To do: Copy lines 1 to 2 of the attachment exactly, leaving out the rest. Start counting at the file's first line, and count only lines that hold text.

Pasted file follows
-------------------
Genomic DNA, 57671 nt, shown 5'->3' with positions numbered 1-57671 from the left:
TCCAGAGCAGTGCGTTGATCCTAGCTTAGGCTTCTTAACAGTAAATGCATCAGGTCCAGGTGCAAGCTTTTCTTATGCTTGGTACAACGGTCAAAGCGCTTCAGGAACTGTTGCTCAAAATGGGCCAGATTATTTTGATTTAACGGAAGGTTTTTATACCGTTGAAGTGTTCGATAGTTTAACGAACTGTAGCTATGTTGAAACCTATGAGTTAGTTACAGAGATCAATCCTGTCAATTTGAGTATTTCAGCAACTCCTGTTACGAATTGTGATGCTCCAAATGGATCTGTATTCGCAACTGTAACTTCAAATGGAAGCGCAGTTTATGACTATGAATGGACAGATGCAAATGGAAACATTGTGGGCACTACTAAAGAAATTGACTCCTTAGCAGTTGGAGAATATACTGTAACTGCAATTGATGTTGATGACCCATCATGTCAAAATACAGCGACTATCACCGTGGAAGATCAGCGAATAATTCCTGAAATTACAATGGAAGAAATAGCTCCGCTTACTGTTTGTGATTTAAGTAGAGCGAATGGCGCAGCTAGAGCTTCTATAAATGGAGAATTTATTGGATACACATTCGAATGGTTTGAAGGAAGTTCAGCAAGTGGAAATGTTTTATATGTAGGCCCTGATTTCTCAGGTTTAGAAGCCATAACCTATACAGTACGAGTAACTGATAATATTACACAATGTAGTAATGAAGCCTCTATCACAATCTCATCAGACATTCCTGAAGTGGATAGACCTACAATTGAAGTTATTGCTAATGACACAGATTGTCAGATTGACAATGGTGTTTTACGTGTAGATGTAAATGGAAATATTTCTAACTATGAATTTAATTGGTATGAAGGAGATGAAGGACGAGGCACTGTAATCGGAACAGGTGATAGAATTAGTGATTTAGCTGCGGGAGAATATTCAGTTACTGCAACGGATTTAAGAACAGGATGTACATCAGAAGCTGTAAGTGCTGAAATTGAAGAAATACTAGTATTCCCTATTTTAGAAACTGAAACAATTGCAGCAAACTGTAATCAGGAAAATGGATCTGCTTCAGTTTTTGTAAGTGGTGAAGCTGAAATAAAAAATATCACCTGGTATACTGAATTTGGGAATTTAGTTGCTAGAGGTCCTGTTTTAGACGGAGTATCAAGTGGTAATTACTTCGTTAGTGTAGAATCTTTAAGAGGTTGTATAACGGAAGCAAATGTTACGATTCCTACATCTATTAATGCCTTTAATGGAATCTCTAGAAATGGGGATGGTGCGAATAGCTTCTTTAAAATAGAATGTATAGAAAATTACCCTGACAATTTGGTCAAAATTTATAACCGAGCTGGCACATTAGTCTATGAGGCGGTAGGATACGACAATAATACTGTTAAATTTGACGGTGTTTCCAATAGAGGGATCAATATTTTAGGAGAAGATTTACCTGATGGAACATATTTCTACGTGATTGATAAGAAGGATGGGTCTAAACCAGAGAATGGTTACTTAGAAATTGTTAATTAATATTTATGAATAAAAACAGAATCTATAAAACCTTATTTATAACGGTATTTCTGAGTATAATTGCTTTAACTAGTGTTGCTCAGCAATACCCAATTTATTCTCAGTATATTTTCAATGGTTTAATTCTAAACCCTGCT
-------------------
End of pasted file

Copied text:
Genomic DNA, 57671 nt, shown 5'->3' with positions numbered 1-57671 from the left:
TCCAGAGCAGTGCGTTGATCCTAGCTTAGGCTTCTTAACAGTAAATGCATCAGGTCCAGGTGCAAGCTTTTCTTATGCTTGGTACAACGGTCAAAGCGCTTCAGGAACTGTTGCTCAAAATGGGCCAGATTATTTTGATTTAACGGAAGGTTTTTATACCGTTGAAGTGTTCGATAGTTTAACGAACTGTAGCTATGTTGAAACCTATGAGTTAGTTACAGAGATCAATCCTGTCAATTTGAGTATTTCAGCAACTCCTGTTACGAATTGTGATGCTCCAAATGGATCTGTATTCGCAACTGTAACTTCAAATGGAAGCGCAGTTTATGACTATGAATGGACAGATGCAAATGGAAACATTGTGGGCACTACTAAAGAAATTGACTCCTTAGCAGTTGGAGAATATACTGTAACTGCAATTGATGTTGATGACCCATCATGTCAAAATACAGCGACTATCACCGTGGAAGATCAGCGAATAATTCCTGAAATTACAATGGAAGAAATAGCTCCGCTTACTGTTTGTGATTTAAGTAGAGCGAATGGCGCAGCTAGAGCTTCTATAAATGGAGAATTTATTGGATACACATTCGAATGGTTTGAAGGAAGTTCAGCAAGTGGAAATGTTTTATATGTAGGCCCTGATTTCTCAGGTTTAGAAGCCATAACCTATACAGTACGAGTAACTGATAATATTACACAATGTAGTAATGAAGCCTCTATCACAATCTCATCAGACATTCCTGAAGTGGATAGACCTACAATTGAAGTTATTGCTAATGACACAGATTGTCAGATTGACAATGGTGTTTTACGTGTAGATGTAAATGGAAATATTTCTAACTATGAATTTAATTGGTATGAAGGAGATGAAGGACGAGGCACTGTAATCGGAACAGGTGATAGAATTAGTGATTTAGCTGCGGGAGAATATTCAGTTACTGCAACGGATTTAAGAACAGGATGTACATCAGAAGCTGTAAGTGCTGAAATTGAAGAAATACTAGTATTCCCTATTTTAGAAACTGAAACAATTGCAGCAAACTGTAATCAGGAAAATGGATCTGCTTCAGTTTTTGTAAGTGGTGAAGCTGAAATAAAAAATATCACCTGGTATACTGAATTTGGGAATTTAGTTGCTAGAGGTCCTGTTTTAGACGGAGTATCAAGTGGTAATTACTTCGTTAGTGTAGAATCTTTAAGAGGTTGTATAACGGAAGCAAATGTTACGATTCCTACATCTATTAATGCCTTTAATGGAATCTCTAGAAATGGGGATGGTGCGAATAGCTTCTTTAAAATAGAATGTATAGAAAATTACCCTGACAATTTGGTCAAAATTTATAACCGAGCTGGCACATTAGTCTATGAGGCGGTAGGATACGACAATAATACTGTTAAATTTGACGGTGTTTCCAATAGAGGGATCAATATTTTAGGAGAAGATTTACCTGATGGAACATATTTCTACGTGATTGATAAGAAGGATGGGTCTAAACCAGAGAATGGTTACTTAGAAATTGTTAATTAATATTTATGAATAAAAACAGAATCTATAAAACCTTATTTATAACGGTATTTCTGAGTATAATTGCTTTAACTAGTGTTGCTCAGCAATACCCAATTTATTCTCAGTATATTTTCAATGGTTTAATTCTAAACCCTGCT